Joe Sheehan (born 1994, Atlanta) constructs installations, sculptures, and immersive experiences. Refusing to be constrained to the traditional genre of installation work, Sheehan’s experiences examine space in not only three dimensions but across time, a time that surrounds the creation of the work and the experience, before tightening its circlet in a coup de grace. Collapsing sign and signified through works that represent and are lived spaces, Sheehan rejects the notion of set times (deadlines) and, by extension, the artificial dichotomy of “procrastination” and “doing one’s work in a timely manner.”
His latest triumph, 372 Brown, radically appropriates the found object and readymade into a livable environment that draws to mind contemporary college dorm rooms and the TV show Hoarders. Coats hang on the walls, a yoga mat rests in a corner, trash cans are filled
with papers, wine bottles, and discarded sushi. Couches, chairs, and a coffee table occupy most of the floor, all carefully selected over the course of Sheehan’s three and two-thirds years of combing the Princeton landscape. In fact, this installation is a picture-perfect recreation of what might be an earnest, straight-A student’s living area. Is this art, or did I accidentally walk into a messy dorm room, the viewer is tempted to ask.
Sheehan takes the deskilling of art to its logical conclusion. Scattered books, shopping bags, and pens suggest that anyone could create such an illusorily effortless work. Far from lowering himself to the mundanity of the masses, this ‘deliberation of the lived object’ places the viewer on the artist’s pedestal. Simply purchasing a three pack of SparkleTM paper towels at the store, taking one out, and leaving the other two in the plastic on the table signals a simultaneous critique and embrace of intentionality that can be described as nothing but triumphant (A+, or certainly no lower than C-range).
It is definitely not an unaltered dorm room that has been submitted as a project due to laziness on the part of the artist. No. Great care has been taken in the construction of this work.
Attention to detail, ever Sheehan’s hallmark, truly shines in 372 Brown, and the subtlety of his messaging here evokes the masterpieces of Rauschenberg. Every element reveals a rich network of significances upon deep thought. Yellow cleaning gloves tossed on a chair. A yellow White Rock diet tonic water bottle, lidless. A yellow canister of Clorox wipes. A yellow sailboat on the mantle. Though at first these seem unrelated–their color draws them together in enthralling, well-thought-out thematic strokes. The sailboat evokes the naval tradition of swabbing the deck. The gloves, tonic water, and Clorox–simultaneously cleaning supplies and clutter–contemporize the sailboat referent. Should a space be tended constantly, kept spartan, or should the immediacy of life come first? Should a student complete his visual arts thesis in advance, or should he cobble together an artist statement at the last minute? 372 Brown insists on these questions, and in this realm there is no right and wrong.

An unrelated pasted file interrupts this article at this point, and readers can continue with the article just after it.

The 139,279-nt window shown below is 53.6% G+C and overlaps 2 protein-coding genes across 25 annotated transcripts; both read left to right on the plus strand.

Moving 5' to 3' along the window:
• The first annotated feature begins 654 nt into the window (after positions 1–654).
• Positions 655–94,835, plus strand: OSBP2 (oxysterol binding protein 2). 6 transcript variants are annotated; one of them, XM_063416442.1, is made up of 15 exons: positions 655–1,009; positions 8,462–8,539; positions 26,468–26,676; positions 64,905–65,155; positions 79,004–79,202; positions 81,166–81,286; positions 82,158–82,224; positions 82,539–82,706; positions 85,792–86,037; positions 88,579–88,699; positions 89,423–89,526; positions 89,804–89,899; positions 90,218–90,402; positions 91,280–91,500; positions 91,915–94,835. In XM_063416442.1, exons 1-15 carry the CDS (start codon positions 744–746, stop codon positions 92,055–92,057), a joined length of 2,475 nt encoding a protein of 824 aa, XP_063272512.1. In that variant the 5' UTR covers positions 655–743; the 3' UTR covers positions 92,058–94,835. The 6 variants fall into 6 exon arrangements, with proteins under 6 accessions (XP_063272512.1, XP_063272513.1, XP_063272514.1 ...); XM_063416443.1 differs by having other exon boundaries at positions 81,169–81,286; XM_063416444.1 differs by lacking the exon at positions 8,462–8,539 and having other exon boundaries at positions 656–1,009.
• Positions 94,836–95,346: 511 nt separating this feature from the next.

A delivery flier peeking out from under a coffee table would be overlooked by the casual viewer, content to spend a mere half hour poring over the room. Upon glancing the flier, the viewer is invited to call Papa
Johns, order a large meatlover’s pizza, and eat it all before falling asleep on the couch on a Tuesday afternoon. A projector on the far wall and an inviting futon further Sheehan’s discourse on relaxation. An audience member empathizes with the lazy, the errant, the student who perhaps neglects to create a senior thesis and instead sucks the marrow out of this delightful environment. Cozy blankets beckon, and the viewer moves beyond empathy to sympathy. Were the viewer in charge of grading this student’s poor excuse for a thesis, the viewer would understand the student’s perspective and let them graduate.
Posters and flags attest to the work’s eclectic and involved construction–fusing the Avant Garde and mass media. A banner for an exhibit titled “Cézanne and the Modern” fittingly counterbalances a basketball hoop emblazoned with “The Amazing Spider-Man.” Always at odds in the mind of the student are the abstractions of academia and the applications of the real world. Can a professor lay claim to the validity of an education? Or will the student’s life after education be the true barometer–no grades necessary. 372 Brown presents this analytical invitation. The answer should be apparent to the observer.
Clutter and cleanliness are constantly at odds in this installation, the yin and yang of Sheehan’s Marie Kondo-influenced assemblage. On a material level, cardboard pervades. Boxes stacked on top of speakers and on the ground. On a thematic level, the piece is overcrowded with references and symbolic significance. The modernist grid appears and is forsaken in a chessboard strewn upon the central coffee table. The viewer is invited to place himself in the roles of the deeply anthropomorphic pieces and, perhaps, sit down, play a game, stay a while, and neglect the pressing tasks of the outside world. Be they writing harsh comments on a student’s assignment or conferring with the art department giving an advisee a failing grade, these concerns can wait.
In conclusion, Sheehan is a great artist. Critics of his work should be aware that Sheehan is a good guy who is about to enter a cutthroat job market. 372 Brown is definitely a long-planned and painstakingly executed installation and not his actual dorm room. Again, it is a triumph.